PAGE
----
New Insights Are Causing Scientists to Rethink Adult ADHD

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Photo: Hans Neleman

The thinking among scientists regarding attention deficit hyperactivity disorder, or ADHD, has long been this: It’s something you develop in childhood, as a highly distractible little kid. Decades ago, the consensus among the scientific community was that this was a childhood-only disorder, disappearing by early adulthood, as Quartz’s Jenny Anderson reports. This, of course, turns out to be not so true, but still the evidence has suggested that if an adult has ADHD, surely he or she showed signs of of the attention disorder as a kid, too.

All of which is what makes two longitudinal studies out this week in JAMA Psychiatry so very interesting. Each of them suggests that it’s possible for ADHD to show up for the first time in adulthood — even if those adults never had attention problems or symptoms of ADHD in childhood.

A study led by researchers at King’s College in London, for example, tested the same 2,200 twins for ADHD starting at age 5, then following up with them at ages 7, 10, 12, and 18. At that most recent check-in — when these children had grown into young adults, in other words — 70 percent of those 18-year-olds who showed signs of ADHD had not shown those symptoms at any of the earlier check-ins. Another longitudinal study led by scientists in Brazil showed similar results.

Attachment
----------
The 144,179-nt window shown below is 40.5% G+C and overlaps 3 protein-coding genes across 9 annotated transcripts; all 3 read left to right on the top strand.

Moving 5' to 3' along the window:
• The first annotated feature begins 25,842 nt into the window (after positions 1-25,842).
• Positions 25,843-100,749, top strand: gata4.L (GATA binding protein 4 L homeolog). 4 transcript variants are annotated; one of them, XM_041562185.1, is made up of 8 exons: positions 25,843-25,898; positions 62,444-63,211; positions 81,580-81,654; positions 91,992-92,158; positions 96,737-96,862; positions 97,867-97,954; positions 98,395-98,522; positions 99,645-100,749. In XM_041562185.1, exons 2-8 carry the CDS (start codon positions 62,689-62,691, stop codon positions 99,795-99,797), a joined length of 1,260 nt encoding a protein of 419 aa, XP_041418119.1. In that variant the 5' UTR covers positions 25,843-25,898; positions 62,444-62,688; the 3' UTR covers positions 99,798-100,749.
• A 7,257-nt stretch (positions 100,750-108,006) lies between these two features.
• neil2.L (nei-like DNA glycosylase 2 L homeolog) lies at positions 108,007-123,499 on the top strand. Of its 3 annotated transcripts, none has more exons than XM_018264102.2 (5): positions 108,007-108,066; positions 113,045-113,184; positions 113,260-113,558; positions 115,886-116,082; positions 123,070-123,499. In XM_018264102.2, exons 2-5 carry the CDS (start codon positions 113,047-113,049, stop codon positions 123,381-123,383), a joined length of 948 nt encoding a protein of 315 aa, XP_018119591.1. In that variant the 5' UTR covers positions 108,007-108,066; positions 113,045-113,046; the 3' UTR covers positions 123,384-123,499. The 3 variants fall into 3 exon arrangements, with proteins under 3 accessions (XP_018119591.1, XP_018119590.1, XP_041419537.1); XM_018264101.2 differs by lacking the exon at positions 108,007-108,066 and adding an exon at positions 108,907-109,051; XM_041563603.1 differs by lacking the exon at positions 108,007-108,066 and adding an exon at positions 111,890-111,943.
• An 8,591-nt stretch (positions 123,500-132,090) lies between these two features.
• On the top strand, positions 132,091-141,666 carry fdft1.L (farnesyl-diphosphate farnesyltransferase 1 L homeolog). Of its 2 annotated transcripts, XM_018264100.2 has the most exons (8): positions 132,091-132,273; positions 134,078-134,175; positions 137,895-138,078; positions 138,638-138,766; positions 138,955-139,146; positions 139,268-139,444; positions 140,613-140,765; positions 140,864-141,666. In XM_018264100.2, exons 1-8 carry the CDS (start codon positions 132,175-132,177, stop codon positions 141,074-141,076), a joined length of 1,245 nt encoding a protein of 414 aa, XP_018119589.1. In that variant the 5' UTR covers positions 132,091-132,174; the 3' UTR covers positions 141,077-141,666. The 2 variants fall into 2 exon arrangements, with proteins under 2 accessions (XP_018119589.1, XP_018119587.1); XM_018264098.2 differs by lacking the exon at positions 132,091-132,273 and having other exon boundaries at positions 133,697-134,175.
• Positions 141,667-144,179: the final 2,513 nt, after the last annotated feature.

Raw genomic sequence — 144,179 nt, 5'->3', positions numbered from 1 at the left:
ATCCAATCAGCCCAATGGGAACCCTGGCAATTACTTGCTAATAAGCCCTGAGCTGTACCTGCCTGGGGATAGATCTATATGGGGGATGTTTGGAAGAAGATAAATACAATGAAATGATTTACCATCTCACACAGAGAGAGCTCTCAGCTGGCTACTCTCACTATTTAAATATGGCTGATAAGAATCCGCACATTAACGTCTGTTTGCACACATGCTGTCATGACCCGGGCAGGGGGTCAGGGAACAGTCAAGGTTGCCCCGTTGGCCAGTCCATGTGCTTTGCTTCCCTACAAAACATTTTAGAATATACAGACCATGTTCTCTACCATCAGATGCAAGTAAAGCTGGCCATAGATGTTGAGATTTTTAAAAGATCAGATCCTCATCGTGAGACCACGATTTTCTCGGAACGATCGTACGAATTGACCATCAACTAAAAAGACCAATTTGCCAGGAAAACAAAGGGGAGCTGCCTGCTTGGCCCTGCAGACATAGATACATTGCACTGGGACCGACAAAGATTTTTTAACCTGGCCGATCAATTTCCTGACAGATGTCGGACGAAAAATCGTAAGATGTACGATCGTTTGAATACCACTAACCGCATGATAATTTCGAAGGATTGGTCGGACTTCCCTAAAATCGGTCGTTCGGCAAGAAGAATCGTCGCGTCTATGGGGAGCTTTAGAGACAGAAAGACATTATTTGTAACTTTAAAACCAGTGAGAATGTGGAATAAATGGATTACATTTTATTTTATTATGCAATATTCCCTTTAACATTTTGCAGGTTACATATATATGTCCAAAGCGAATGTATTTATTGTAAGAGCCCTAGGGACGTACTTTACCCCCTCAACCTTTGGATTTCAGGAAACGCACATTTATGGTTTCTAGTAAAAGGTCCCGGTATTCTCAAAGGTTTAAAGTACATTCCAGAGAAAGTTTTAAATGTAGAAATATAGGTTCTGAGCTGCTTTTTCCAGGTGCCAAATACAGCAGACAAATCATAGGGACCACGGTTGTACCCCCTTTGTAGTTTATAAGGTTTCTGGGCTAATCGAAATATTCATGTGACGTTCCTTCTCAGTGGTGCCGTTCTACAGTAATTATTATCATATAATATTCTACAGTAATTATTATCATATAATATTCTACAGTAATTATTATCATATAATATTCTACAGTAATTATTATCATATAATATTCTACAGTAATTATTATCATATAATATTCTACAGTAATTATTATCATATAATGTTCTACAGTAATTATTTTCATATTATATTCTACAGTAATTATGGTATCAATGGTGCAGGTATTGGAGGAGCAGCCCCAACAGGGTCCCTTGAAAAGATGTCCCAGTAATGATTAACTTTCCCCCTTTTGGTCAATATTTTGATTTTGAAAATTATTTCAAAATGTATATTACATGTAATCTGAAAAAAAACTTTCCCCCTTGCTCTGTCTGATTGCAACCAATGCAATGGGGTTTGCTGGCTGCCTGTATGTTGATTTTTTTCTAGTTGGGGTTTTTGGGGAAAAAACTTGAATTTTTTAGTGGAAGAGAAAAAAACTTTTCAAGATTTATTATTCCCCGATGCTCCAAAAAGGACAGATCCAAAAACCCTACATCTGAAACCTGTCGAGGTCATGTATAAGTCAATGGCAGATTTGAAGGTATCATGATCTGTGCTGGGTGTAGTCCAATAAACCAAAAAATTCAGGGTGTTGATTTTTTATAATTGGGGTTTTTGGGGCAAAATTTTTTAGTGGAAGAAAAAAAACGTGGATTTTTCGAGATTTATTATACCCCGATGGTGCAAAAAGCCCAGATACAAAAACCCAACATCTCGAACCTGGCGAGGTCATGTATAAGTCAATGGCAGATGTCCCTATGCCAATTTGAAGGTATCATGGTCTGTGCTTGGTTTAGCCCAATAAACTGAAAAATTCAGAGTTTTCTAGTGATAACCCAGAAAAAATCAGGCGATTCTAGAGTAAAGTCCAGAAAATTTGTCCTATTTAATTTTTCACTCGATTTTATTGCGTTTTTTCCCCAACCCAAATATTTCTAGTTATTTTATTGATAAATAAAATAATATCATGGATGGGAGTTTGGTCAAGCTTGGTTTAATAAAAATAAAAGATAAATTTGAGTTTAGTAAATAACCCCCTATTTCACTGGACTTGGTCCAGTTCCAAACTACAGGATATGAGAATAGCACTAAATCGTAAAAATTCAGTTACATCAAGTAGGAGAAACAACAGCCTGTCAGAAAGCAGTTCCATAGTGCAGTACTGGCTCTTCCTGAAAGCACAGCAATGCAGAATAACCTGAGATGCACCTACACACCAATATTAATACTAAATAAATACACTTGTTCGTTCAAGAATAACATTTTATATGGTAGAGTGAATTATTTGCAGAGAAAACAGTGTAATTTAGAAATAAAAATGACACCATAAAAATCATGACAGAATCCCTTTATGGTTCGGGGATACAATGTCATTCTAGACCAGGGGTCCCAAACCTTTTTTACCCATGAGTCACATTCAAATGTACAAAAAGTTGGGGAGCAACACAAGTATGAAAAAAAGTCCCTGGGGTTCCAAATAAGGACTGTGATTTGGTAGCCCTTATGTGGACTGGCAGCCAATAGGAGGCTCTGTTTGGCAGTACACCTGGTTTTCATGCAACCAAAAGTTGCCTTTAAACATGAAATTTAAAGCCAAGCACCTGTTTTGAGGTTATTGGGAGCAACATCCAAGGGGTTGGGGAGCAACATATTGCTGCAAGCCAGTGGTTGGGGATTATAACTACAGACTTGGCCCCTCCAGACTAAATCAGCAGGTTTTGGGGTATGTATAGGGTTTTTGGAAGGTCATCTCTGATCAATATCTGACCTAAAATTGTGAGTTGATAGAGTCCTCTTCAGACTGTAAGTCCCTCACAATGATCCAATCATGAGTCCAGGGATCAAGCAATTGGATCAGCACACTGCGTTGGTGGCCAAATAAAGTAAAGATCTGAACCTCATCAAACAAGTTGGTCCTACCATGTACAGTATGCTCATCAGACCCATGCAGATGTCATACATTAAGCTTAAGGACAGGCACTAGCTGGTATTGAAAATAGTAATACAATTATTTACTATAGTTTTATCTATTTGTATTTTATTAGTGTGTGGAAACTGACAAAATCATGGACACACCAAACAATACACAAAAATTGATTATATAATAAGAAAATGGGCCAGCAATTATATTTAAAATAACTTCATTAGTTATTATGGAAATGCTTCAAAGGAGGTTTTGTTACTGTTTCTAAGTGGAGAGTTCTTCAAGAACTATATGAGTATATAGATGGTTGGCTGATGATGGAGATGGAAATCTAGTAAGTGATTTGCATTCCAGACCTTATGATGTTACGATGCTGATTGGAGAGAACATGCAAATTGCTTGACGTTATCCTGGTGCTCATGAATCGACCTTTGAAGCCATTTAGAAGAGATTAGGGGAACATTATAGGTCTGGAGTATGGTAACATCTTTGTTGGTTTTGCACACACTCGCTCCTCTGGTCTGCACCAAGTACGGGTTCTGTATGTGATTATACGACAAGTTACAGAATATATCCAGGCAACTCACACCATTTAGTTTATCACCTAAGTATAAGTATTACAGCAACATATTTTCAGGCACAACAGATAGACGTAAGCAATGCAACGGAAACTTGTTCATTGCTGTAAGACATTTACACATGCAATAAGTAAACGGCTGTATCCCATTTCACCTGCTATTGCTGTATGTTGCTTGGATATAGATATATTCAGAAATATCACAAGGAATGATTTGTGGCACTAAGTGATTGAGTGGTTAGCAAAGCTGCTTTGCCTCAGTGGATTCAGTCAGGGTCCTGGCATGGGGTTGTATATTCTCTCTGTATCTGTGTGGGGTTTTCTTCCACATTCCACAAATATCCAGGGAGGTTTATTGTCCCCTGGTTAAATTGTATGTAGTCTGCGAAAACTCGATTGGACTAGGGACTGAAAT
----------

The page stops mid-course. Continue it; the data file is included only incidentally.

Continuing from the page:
Also of note: Though ADHD is typically, if incorrectly, conceived of as a problem mostly affecting hyperactive young boys, these findings show an almost even split between genders. Actually, women were slightly more likely to develop ADHD in adulthood, though this could easily be because symptoms of the disorder are often overlooked in girls.

Though ADHD isn’t exactly common among adults, it’s not uncommon either, affecting about four percent of the population, Jessica Agnew-Blais, co-author of the U.K. study, told Anderson. These new findings suggest, Agnew-Blais added, that the “absence of a childhood diagnosis should not prevent adults with ADHD from receiving clinical attention.” As is usually the case with shiny new scientific findings, more research is needed. For now, though, the evidence is hinting that it may be time to reframe the conversation around attention disorders.